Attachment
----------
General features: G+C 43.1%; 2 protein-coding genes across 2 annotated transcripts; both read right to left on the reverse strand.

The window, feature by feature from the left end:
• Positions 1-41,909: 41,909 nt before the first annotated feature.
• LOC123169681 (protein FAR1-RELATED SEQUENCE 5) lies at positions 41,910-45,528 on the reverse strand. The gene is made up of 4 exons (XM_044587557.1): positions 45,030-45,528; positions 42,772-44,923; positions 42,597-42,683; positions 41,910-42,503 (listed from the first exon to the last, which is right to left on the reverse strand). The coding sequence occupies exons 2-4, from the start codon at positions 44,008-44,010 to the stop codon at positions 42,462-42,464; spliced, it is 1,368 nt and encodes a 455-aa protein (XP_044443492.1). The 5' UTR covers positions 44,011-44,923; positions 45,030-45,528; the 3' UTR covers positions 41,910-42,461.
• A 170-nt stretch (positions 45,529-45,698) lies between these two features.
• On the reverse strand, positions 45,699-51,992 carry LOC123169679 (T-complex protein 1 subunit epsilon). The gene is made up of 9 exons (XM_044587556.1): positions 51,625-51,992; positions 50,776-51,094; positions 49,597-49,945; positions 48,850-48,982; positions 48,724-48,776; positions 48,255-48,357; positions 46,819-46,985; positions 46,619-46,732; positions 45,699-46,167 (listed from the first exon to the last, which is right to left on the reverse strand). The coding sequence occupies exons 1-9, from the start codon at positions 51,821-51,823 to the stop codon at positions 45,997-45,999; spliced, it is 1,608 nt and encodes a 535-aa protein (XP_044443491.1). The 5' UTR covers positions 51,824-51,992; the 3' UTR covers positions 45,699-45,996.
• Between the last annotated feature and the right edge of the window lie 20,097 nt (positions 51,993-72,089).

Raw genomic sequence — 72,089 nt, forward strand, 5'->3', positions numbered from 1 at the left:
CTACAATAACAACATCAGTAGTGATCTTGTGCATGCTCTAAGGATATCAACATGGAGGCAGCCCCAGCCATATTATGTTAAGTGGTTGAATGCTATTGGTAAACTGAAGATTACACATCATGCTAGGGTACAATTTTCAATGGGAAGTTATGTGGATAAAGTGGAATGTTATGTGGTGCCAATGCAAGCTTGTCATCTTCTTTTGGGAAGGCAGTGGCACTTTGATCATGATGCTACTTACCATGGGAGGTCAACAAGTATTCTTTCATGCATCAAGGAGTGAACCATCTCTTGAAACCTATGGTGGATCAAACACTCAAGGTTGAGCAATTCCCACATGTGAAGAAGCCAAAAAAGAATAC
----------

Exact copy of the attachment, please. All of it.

General features: G+C 43.1%; 2 protein-coding genes across 2 annotated transcripts; both read right to left on the reverse strand.

The window, feature by feature from the left end:
• Positions 1-41,909: 41,909 nt before the first annotated feature.
• LOC123169681 (protein FAR1-RELATED SEQUENCE 5) lies at positions 41,910-45,528 on the reverse strand. The gene is made up of 4 exons (XM_044587557.1): positions 45,030-45,528; positions 42,772-44,923; positions 42,597-42,683; positions 41,910-42,503 (listed from the first exon to the last, which is right to left on the reverse strand). The coding sequence occupies exons 2-4, from the start codon at positions 44,008-44,010 to the stop codon at positions 42,462-42,464; spliced, it is 1,368 nt and encodes a 455-aa protein (XP_044443492.1). The 5' UTR covers positions 44,011-44,923; positions 45,030-45,528; the 3' UTR covers positions 41,910-42,461.
• A 170-nt stretch (positions 45,529-45,698) lies between these two features.
• On the reverse strand, positions 45,699-51,992 carry LOC123169679 (T-complex protein 1 subunit epsilon). The gene is made up of 9 exons (XM_044587556.1): positions 51,625-51,992; positions 50,776-51,094; positions 49,597-49,945; positions 48,850-48,982; positions 48,724-48,776; positions 48,255-48,357; positions 46,819-46,985; positions 46,619-46,732; positions 45,699-46,167 (listed from the first exon to the last, which is right to left on the reverse strand). The coding sequence occupies exons 1-9, from the start codon at positions 51,821-51,823 to the stop codon at positions 45,997-45,999; spliced, it is 1,608 nt and encodes a 535-aa protein (XP_044443491.1). The 5' UTR covers positions 51,824-51,992; the 3' UTR covers positions 45,699-45,996.
• Between the last annotated feature and the right edge of the window lie 20,097 nt (positions 51,993-72,089).

Raw genomic sequence — 72,089 nt, forward strand, 5'->3', positions numbered from 1 at the left:
CTACAATAACAACATCAGTAGTGATCTTGTGCATGCTCTAAGGATATCAACATGGAGGCAGCCCCAGCCATATTATGTTAAGTGGTTGAATGCTATTGGTAAACTGAAGATTACACATCATGCTAGGGTACAATTTTCAATGGGAAGTTATGTGGATAAAGTGGAATGTTATGTGGTGCCAATGCAAGCTTGTCATCTTCTTTTGGGAAGGCAGTGGCACTTTGATCATGATGCTACTTACCATGGGAGGTCAACAAGTATTCTTTCATGCATCAAGGAGTGAACCATCTCTTGAAACCTATGGTGGATCAAACACTCAAGGTTGAGCAATTCCCACATGTGAAGAAGCCAAAAAAGAATAC